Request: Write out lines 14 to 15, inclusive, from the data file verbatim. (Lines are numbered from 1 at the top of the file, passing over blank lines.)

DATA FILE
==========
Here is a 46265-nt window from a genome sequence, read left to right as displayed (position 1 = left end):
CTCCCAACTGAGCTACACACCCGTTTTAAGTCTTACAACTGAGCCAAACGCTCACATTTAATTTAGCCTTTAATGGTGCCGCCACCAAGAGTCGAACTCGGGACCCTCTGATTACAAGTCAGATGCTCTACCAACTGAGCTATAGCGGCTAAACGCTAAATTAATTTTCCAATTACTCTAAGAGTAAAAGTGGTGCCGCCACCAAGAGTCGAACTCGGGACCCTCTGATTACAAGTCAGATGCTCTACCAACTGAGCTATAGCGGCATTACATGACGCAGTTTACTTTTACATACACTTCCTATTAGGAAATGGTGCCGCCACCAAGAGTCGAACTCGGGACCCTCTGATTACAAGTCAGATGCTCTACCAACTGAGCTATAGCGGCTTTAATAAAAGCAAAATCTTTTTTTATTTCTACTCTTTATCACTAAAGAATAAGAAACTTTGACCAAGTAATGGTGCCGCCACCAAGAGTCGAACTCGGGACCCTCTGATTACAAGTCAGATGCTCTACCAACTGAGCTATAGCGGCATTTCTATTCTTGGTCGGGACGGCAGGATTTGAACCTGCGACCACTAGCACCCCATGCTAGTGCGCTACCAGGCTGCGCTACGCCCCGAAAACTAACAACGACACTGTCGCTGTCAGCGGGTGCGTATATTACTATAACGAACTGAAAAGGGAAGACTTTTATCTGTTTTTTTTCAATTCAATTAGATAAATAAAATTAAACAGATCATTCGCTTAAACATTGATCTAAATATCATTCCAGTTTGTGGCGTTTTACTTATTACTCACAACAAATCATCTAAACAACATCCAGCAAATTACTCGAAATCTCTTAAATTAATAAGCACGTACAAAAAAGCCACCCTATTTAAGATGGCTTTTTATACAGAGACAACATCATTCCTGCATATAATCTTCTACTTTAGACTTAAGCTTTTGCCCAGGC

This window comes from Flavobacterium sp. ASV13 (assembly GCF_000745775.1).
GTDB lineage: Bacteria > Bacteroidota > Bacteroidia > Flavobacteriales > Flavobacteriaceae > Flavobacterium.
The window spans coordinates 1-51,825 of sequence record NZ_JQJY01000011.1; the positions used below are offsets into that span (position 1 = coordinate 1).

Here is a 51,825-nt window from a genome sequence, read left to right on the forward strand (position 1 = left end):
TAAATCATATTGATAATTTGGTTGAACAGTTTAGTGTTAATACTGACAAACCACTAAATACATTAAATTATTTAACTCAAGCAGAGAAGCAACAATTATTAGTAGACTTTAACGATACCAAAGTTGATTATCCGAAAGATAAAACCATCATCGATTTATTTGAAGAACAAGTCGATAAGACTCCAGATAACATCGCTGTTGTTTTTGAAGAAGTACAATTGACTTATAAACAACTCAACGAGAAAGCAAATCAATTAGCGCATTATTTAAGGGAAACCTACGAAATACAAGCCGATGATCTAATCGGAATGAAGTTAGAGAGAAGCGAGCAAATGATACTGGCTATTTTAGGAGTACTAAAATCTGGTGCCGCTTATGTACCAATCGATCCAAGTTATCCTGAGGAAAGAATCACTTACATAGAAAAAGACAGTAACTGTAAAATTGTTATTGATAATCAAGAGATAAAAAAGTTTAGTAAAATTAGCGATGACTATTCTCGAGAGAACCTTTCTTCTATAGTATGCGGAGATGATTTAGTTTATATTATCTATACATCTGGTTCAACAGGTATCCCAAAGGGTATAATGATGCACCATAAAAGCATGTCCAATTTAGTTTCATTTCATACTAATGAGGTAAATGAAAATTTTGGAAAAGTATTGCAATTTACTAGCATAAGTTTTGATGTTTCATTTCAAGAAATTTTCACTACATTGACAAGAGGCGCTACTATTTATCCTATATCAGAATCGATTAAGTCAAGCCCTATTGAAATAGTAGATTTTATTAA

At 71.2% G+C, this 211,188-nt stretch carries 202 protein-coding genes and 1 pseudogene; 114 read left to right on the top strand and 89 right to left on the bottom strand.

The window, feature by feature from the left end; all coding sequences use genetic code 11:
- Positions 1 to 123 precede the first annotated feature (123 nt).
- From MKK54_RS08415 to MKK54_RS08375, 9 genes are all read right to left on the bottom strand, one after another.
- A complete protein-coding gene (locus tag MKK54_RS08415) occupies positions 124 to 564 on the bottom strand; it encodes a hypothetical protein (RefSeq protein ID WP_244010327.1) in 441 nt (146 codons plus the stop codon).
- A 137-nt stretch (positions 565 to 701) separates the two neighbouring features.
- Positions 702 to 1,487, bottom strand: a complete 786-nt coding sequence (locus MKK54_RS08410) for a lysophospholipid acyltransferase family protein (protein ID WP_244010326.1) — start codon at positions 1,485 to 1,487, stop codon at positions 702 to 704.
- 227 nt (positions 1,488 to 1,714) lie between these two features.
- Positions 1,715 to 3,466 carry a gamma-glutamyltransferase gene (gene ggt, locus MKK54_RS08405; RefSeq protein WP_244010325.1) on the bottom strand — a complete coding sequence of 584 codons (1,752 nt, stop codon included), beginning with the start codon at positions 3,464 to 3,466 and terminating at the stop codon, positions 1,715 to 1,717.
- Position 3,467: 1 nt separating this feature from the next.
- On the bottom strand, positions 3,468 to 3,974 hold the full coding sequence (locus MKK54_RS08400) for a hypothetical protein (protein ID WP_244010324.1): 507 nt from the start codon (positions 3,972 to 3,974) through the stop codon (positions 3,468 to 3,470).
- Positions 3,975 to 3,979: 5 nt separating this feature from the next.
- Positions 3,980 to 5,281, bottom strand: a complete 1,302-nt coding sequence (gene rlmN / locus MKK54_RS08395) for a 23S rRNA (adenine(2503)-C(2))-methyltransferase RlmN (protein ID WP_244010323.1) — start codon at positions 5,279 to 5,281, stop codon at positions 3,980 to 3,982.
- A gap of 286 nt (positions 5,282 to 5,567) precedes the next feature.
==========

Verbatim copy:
- Positions 702 to 1,487, bottom strand: a complete 786-nt coding sequence (locus MKK54_RS08410) for a lysophospholipid acyltransferase family protein (protein ID WP_244010326.1) — start codon at positions 1,485 to 1,487, stop codon at positions 702 to 704.
- 227 nt (positions 1,488 to 1,714) lie between these two features.